If you’ve ever been inside an airport, university campus, hospital, government complex, or office building, you’ve probably seen one of HID’s brand of card readers standing guard over a restricted area. HID is one of the world’s largest manufacturers of access control systems and has become a ubiquitous part of many large companies’ physical security posture. Each one of those card readers is attached to a door controller behind the scenes, which is a device that controls all the functions of the door including locking and unlocking, schedules, alarms, etc.
In recent years, these door controllers have been given network interfaces so that they can be managed remotely. It is very handy for pushing out card database updates and schedules, but as with everything else on the network, there is a risk of remotely exploitable vulnerabilities. And in the case of physical security systems, that risk is more tangible than usual.
HID’s two flagship lines of door controllers are their VertX and Edge platforms. In order for these controllers to be easily integrated into existing access control setups, they have a discoveryd service that responds to a particular UDP packet. A remote management system can broadcast a “discover” probe to port 4070, and all the door controllers on the network will respond with information such as their mac address, device type, firmware version, and even a common name (like “North Exterior Door”). That is the only purpose of this service as far as I can tell. However, it is not the only function of this service. For some reason, discoveryd also contains functionality for changing the blinking pattern of the status LED on the controller. This is accomplished by sending a “command_blink_on” packet to the discoveryd service with the number of times for the LED to blink. Discoveryd then builds up a path to /mnt/apps/bin/blink and calls system() to run the blink program with that number as an argument.
And you can probably guess what comes next.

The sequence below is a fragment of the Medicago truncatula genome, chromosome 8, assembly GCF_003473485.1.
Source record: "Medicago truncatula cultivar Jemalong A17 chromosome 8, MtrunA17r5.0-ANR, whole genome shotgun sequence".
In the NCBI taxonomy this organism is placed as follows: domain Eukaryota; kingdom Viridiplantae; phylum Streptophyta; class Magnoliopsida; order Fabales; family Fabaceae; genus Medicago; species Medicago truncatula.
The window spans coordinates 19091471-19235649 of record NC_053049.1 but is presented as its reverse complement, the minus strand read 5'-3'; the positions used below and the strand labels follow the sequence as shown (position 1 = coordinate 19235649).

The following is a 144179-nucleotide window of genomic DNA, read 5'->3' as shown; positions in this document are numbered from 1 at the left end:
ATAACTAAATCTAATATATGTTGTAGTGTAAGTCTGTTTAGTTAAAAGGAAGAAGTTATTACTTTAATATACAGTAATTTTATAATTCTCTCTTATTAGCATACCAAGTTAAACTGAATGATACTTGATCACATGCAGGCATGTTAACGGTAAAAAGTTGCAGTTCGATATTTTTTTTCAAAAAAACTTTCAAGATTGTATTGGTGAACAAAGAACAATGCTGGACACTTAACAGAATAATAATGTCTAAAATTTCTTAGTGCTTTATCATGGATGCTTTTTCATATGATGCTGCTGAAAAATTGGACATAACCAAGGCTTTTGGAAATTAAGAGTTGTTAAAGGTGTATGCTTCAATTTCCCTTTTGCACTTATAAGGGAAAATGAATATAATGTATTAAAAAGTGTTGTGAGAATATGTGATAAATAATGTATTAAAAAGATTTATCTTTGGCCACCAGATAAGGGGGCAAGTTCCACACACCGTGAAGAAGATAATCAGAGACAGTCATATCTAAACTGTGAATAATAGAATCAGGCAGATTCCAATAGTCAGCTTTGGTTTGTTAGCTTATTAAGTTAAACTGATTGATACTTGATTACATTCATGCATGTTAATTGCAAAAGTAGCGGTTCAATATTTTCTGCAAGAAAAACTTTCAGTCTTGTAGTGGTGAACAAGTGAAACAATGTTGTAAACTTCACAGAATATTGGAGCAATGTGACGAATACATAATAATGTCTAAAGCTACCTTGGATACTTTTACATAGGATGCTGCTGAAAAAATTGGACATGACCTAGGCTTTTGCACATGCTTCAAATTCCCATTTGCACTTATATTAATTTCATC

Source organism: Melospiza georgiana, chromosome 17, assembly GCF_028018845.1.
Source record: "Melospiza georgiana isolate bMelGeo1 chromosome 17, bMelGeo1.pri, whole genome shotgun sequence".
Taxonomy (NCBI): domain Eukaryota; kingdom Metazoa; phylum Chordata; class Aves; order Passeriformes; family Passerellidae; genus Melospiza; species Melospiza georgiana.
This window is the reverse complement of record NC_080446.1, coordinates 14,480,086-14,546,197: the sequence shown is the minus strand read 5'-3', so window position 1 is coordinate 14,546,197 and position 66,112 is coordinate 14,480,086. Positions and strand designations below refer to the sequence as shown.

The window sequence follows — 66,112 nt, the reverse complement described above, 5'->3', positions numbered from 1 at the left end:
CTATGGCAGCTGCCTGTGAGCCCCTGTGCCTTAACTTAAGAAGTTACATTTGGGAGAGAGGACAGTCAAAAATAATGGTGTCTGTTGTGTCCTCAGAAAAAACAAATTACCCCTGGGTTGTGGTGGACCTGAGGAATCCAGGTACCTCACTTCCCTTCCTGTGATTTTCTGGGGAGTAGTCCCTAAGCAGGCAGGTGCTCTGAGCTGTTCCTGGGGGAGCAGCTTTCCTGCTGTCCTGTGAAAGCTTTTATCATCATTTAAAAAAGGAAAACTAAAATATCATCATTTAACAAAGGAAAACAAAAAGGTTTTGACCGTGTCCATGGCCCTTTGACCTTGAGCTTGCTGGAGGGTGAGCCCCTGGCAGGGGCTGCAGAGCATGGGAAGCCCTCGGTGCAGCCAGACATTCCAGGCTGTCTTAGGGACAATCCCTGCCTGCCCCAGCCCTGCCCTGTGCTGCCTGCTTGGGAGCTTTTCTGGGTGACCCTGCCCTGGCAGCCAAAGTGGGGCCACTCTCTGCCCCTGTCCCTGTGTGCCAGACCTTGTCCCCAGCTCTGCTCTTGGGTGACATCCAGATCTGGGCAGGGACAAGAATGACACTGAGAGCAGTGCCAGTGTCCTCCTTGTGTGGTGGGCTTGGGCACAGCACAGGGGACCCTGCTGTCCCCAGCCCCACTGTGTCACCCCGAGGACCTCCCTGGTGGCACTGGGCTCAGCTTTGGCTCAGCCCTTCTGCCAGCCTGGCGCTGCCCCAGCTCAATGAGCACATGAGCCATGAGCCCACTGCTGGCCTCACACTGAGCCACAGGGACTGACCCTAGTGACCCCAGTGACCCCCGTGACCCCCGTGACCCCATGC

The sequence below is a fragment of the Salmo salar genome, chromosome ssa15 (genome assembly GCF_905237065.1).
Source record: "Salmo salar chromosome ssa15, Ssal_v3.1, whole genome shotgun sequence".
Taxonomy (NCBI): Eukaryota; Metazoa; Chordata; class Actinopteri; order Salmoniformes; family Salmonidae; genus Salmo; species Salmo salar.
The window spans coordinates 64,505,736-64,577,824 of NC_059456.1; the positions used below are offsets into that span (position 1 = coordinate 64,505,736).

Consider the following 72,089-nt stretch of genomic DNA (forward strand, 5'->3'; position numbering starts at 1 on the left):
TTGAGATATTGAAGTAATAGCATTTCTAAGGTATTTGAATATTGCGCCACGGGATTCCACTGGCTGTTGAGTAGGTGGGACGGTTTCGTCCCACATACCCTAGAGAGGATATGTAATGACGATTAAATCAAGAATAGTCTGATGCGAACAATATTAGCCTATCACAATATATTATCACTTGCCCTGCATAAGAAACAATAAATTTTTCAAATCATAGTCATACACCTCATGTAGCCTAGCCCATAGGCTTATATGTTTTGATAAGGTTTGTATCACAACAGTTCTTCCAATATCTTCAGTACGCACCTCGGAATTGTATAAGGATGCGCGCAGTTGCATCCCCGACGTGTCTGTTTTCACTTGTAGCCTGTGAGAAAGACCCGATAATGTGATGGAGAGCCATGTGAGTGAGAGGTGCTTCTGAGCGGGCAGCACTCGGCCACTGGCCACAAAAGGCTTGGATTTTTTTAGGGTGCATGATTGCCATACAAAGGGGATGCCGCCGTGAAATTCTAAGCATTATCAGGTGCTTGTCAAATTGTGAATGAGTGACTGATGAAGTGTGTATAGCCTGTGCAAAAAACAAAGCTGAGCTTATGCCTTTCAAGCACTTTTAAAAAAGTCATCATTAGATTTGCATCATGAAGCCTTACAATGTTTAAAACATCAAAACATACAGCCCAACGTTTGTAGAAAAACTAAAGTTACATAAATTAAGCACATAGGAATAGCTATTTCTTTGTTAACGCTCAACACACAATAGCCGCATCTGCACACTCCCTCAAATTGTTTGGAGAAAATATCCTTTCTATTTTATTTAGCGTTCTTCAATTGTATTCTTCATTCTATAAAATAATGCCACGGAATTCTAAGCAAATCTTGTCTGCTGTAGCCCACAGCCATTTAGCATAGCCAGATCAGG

A command injection vulnerability exists in this function due to a lack of any sanitization on the user-supplied input that is fed to the system() call. Instead of a number of times to blink the LED, if we send a Linux command wrapped in backticks, like `id`, it will get executed by the Linux shell on the device. To make matters worse, the discovery service runs as root, so whatever command we send it will also be run as root, effectively giving us complete control over the device. Since the device in this case is a door controller, having complete control includes all of the alarm and locking functionality. This means that with a few simple UDP packets and no authentication whatsoever, you can permanently unlock any door connected to the controller. And you can do this in a way that makes it impossible for a remote management system to relock it. On top of that, because the discoveryd service responds to broadcast UDP packets, you can do this to every single door on the network at the same time!
Needless to say, this is a potentially devastating bug. The Zero Day Initiative team worked with HID to see that it got fixed, and a patch is reportedly available now through HID’s partner portal, but I have not been able to verify that fix personally. It also remains to be seen just how quickly that patch will trickle down into customer deployments. TippingPoint customers have been protected ahead of a patch for this vulnerability since September 22, 2015 with Digital Vaccine filter 20820.
Credit: Ricky Lawshae